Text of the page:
Genetic factors are also likely to play a major role in the development of endometrial cancer. Endometrial cancer is part of the hereditary cancer syndrome, hereditary nonpolyposis colorectal cancer (HNPCC), which is attributable to the inheritance of rare, highly penetrant mutated DNA repair genes 1, 2. Given the small percentage (2-5%) of endometrial cancers attributable to this hereditary cancer syndrome, other genetic models may play a role in the development of endometrial cancer. Women with a family history of endometrial cancer have their risk increased by 1.5 to 3-fold 3-5 suggesting that family history is an important risk factor in the population. Variation in genes involved in steroid hormone metabolism influence the levels of estrogen and progesterone and thus may be associated with an increased risk of endometrial cancer.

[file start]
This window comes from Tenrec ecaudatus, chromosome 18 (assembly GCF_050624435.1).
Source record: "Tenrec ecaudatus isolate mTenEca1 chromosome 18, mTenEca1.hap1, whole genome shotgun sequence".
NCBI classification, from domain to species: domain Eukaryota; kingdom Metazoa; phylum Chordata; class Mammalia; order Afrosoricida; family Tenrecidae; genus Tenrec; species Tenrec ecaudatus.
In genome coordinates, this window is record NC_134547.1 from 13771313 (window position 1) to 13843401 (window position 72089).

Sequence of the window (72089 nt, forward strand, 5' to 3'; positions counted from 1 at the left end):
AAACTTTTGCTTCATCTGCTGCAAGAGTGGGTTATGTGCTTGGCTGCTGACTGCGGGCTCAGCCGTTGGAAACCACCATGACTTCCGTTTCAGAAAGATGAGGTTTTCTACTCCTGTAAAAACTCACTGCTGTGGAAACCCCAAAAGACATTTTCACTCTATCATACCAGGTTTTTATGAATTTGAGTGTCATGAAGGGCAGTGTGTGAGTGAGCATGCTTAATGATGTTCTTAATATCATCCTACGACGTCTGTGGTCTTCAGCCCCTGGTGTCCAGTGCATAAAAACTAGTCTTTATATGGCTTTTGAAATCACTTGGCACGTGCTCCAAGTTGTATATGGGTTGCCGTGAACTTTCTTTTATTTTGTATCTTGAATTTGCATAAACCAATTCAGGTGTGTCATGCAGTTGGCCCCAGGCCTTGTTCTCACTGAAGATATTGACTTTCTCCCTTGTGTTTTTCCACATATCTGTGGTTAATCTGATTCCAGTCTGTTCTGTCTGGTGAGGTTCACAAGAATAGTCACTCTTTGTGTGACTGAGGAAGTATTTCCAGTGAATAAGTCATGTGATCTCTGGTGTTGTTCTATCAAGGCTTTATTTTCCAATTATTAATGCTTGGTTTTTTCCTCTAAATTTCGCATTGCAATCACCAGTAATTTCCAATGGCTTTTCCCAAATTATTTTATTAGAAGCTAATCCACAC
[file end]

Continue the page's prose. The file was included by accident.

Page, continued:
Several genome-wide association studies (GWAS) have identified novel risk alleles for breast cancer 6-9. Easton et al. 6 initially scanned 408 breast cancer cases with a strong family history of breast cancer and 400 controls for 266,722 SNPs followed by a second stage in which 12,711 SNPs were genotyped in 3,990 breast cancer cases and 3,916 controls. A confirmation phase followed in which 30 of the highest ranking SNPs that achieved a combined P < 0.00002 (based on either the Cochran-Armitage or a 2 degree freedom test) were genotyped in 21,860 cases and 22,578 controls to reveal five novel, independent loci with strong evidence of an association for breast cancer (P < 10-7). Four of these loci contained possible causative genes (FGFR2, TNRC9, MAP3K1, LSP1). The fifth polymorphism (rs13281615) lies on chromosome 8q24 and is correlated with SNPs in a 110kb linkage disequilibrium (LD) block that has no known genes6. Hunter et al.7 genotyped 528,173 SNPs in 1,145 breast cancer cases and 1,142 controls and identified four SNPs in intron 2 of the FGFR2 gene, which were significantly associated with sporadic postmenopausal breast cancer risk. This association was replicated in an additional 1,776 cases and 2,072 controls from breast cancer case-control studies nested within three prospective cohorts 7. Stacey et al.8 genotyped approximately 300,000 SNPs in 1,600 Icelandic individuals and 11,563 controls and then tested the ten highest ranking SNPs in five replication sets. Two SNPs (rs3803662 (TNRC9) and rs13387042) were consistently associated with estrogen receptor-positive breast cancer 8. The rs13387042 SNP is on chromosome 2q35, and the LD block containing this polymorphism has no known genes or human RNAs 8. A recent scan of 6,145 breast cancer cases and 33,016 controls observed a significant association with the previously identified FGFR2 SNP rs12196487 and estrogen receptor-positive breast cancer 9. Stacey et al. 8 and Easton et al. 6 both identified the rs3803662 (TNRC9) SNP, and Hunter et al.7 and Easton et al. 6 identified the same principal locus in FGFR2, as the two respective SNPs have an r2 of 1.0 (rs1219648 and rs2981582) in the HapMap CEU samples. Taken together, the genome-wide association studies have revealed, with some consistencies, a number of SNPs that are associated with breast cancer risk.